• Knee Extension Angular Velocity – While this metric was borderline acceptable at 297 d/s, we would consider this on the low side for an athlete of Michael’s strength and throwing caliber.

Movement Screen

At the time of Michael’s assessment, he was 6’3” weighing in at 190 lbs. His weight to height ratio of 2.5x was within the range of 2.5-3.0x for high performance athletes.

A movement screen is often a physical blueprint for what the body can and can’t perform during a delivery.  Putting strength aside, many disconnects often come back to topics identified in the movement screen. Michael’s movement screen highlighted a few focal points that we thought needed to be addressed that could be affecting his delivery:

    • Insufficient single leg stability – One of the big players in his movement screen was insufficient single leg stability. To properly activate the glutes and hinge, as well as keep a firm grip into the ground to ensure a good amount of rotation, you need single leg strength and stability from the start of the delivery all the way to release. This was apparent from Michael’s late pelvis and lower than desired Knee Ext. Angular Velo readings from his mocap.
    • Insufficient t-spine extension and mobility and posterior cuff strength – As far as the upper half begins to rotate, lack of t-spine mobility and posterior cuff strength were likely contributors to Michael’s inability to get adequate amount of scap load and ultimately causing a late arm at FP.

Strength and Power Testing

Michael’s strength and power testing were above average, and his Lateral RSI was actually on the high side at 6.2. However, his less then optimal contact time of .359 s led us to believe that his ability to decelerate his front leg was being compromised. This could negatively affect his ability to use his strength in order to better to accept the forces he would encounter on the mound. Combined with his lack of single leg stability was possibly affecting both his ability to post up more efficiently as well as get into better positions.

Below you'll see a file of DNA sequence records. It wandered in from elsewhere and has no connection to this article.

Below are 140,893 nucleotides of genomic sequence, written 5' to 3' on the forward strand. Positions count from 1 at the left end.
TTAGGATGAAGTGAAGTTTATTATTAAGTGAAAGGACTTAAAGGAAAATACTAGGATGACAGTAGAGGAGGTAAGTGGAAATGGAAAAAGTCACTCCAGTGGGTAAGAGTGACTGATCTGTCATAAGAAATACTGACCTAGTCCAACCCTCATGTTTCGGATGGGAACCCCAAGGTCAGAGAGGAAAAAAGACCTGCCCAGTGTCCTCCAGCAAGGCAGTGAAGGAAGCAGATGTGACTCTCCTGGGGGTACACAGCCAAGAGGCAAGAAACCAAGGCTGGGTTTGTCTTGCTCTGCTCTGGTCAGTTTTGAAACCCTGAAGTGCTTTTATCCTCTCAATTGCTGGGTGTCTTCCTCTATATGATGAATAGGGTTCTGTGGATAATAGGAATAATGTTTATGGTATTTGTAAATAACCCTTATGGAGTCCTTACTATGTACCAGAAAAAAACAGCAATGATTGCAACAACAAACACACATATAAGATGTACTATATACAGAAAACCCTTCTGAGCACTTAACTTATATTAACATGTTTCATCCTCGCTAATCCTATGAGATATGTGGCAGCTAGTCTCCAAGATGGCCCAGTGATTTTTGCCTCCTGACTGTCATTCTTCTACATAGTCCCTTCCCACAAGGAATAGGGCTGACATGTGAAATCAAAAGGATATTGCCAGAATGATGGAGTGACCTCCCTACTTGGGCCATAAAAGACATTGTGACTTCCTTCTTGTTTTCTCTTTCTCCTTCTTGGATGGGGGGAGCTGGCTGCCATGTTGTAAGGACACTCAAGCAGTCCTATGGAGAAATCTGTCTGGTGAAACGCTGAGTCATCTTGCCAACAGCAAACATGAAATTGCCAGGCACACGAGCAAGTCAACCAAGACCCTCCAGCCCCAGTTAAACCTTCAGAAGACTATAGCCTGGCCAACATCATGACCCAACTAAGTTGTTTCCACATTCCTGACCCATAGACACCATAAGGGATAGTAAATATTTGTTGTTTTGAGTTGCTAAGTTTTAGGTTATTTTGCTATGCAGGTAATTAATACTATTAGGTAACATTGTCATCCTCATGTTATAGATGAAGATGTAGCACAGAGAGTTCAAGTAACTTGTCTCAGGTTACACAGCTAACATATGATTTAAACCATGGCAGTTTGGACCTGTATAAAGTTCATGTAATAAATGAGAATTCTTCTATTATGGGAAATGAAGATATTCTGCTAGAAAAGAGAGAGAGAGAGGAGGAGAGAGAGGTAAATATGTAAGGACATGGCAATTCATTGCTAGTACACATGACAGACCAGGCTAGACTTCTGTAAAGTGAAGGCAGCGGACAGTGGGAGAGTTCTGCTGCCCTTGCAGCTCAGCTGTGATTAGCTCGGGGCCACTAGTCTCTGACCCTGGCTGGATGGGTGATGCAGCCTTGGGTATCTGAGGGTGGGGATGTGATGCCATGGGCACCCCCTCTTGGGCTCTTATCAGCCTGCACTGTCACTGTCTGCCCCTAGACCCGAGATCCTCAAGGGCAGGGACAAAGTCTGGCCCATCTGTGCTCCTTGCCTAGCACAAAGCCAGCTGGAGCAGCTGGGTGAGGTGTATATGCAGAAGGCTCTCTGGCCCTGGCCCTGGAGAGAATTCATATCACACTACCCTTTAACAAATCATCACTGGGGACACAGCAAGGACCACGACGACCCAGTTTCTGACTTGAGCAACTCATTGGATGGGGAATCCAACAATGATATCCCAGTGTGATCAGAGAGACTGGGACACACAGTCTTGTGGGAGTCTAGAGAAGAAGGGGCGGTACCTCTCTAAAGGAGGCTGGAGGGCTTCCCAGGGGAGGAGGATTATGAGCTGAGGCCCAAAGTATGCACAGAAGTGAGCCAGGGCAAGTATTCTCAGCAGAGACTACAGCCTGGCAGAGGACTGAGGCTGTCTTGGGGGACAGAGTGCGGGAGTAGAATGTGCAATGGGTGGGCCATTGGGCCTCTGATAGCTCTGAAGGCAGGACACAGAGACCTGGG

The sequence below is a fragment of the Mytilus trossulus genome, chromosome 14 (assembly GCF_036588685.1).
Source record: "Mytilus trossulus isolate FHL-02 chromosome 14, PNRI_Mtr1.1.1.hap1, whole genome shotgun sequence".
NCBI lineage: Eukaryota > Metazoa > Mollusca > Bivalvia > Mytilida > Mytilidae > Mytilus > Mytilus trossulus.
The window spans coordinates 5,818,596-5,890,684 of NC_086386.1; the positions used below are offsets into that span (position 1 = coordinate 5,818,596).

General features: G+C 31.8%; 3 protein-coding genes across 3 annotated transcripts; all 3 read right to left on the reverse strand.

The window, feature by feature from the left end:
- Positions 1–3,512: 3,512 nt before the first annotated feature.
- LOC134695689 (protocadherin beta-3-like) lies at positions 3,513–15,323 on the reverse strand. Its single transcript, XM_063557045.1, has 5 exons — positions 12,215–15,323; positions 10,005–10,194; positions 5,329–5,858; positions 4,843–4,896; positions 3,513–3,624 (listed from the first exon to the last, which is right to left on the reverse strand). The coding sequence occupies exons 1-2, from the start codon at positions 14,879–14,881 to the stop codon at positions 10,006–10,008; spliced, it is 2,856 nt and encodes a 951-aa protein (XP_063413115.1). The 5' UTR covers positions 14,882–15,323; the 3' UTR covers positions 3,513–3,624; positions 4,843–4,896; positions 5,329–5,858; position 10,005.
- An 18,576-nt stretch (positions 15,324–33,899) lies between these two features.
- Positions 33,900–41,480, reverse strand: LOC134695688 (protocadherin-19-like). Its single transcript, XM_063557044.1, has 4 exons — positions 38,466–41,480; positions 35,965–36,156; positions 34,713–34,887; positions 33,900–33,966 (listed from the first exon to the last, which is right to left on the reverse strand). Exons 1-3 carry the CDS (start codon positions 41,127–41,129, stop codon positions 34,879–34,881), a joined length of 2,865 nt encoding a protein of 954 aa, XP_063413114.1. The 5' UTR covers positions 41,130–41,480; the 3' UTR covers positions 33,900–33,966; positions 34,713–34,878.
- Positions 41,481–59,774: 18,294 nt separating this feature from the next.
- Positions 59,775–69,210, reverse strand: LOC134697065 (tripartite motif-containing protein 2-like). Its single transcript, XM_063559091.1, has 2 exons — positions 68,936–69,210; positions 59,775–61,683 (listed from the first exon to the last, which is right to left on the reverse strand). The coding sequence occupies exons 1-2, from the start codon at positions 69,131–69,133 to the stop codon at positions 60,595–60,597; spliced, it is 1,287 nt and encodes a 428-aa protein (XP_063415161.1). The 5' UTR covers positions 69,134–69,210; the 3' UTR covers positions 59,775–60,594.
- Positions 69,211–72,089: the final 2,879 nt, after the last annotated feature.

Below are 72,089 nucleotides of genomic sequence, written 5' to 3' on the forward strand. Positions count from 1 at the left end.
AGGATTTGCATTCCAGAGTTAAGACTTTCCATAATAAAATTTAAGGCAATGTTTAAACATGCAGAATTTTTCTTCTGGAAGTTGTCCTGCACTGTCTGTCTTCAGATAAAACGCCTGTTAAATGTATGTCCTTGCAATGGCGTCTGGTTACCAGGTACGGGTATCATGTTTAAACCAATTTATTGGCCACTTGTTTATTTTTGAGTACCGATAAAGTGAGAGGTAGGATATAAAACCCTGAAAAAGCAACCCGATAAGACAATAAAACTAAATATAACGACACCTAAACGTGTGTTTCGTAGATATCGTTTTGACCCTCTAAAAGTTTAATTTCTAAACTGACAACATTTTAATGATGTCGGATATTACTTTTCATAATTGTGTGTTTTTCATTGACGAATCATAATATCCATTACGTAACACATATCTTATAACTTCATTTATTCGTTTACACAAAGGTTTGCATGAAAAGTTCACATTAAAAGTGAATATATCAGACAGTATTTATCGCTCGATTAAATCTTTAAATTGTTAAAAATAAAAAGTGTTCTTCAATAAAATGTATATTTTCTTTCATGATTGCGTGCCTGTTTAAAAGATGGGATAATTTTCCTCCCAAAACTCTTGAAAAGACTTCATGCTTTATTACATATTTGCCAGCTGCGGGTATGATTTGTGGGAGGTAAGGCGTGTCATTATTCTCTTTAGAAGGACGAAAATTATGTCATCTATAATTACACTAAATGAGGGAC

Michael re-joined us during the winter break before the start of his spring season. In an environment where COVID red-shirts and transfers through the portal have made it difficult for freshman to get mound time, Michael has definitely delivered for Seton Hall.  As highlighted earlier, he is having an outstanding start to his collegiate career.  After 15 appearances and 22.2 innings pitched, he has a .40 ERA, 1.01 WHIP and velocity sitting at 91-93 mph. This is just the beginning for this guy. The sky is the limit as he progresses with his college career.

By Jake Lebovitch and Nunzio Signore